Shahadah:
profession of faith, is the first pillar of Islam. Muslims bear witness to the oneness of God by reciting the creed "There is no God but God and Muhammad is the Messenger of God." This simple yet profound statement expresses a Muslim's complete acceptance of and total commitment to Islam.

Salah:
prayer, is the second pillar. The Islamic faith is based on the belief that individuals have a direct relationship with God. The world's Muslims turn individually and collectively to Makkah, Islam's holiest city, to offer five daily prayers at dawn, noon, mid-afternoon, sunset and evening. In addition, Friday congregational service is also required. Although salah can he performed alone, it is meritorious to perform it with another or with a group. It is permissible to pray at home, at work, or even outdoors; however it is recommended that Muslims perform salah in a mosque.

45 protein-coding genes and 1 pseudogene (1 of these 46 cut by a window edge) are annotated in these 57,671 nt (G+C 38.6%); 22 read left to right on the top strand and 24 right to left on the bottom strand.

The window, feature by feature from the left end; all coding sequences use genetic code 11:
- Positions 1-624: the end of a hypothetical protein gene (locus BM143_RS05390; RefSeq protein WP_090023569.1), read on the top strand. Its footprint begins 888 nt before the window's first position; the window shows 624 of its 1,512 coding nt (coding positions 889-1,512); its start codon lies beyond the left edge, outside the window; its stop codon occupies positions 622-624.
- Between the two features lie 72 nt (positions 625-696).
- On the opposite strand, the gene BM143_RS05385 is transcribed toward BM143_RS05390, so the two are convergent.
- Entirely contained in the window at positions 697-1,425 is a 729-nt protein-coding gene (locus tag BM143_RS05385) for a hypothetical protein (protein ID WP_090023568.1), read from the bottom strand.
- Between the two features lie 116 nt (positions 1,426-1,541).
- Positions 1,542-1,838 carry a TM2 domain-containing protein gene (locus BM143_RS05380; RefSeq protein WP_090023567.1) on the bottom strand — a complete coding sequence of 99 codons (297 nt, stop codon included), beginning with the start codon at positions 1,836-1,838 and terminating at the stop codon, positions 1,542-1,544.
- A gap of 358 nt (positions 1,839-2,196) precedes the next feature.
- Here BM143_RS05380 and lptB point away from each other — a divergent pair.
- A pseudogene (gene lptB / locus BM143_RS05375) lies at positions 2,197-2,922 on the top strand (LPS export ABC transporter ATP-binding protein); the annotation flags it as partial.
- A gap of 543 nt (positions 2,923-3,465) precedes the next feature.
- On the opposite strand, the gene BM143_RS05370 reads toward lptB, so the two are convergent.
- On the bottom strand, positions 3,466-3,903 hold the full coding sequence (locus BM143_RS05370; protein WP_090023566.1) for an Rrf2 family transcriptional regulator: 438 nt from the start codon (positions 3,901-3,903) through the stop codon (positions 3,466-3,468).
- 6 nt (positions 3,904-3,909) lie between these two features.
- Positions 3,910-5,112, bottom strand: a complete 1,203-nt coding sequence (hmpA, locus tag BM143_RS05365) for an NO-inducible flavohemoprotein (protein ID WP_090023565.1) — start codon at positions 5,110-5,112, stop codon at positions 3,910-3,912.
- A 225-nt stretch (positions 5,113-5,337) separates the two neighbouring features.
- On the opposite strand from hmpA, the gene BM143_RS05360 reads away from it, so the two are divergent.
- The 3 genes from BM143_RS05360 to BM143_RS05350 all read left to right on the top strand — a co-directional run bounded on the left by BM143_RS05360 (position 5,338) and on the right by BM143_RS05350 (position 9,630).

Zakat:
almsgiving, is the third pillar. Social responsibility is considered part of one's service to God; the obligatory act of zakat enshrines this duty. Zakat prescribes payment of fixed proportions of a Muslim's possessions for the welfare of the entire community and in particular for its neediest members. It is equal to 2.5 percent of an individual's total net worth, excluding obligations and family expenses.

Sawm: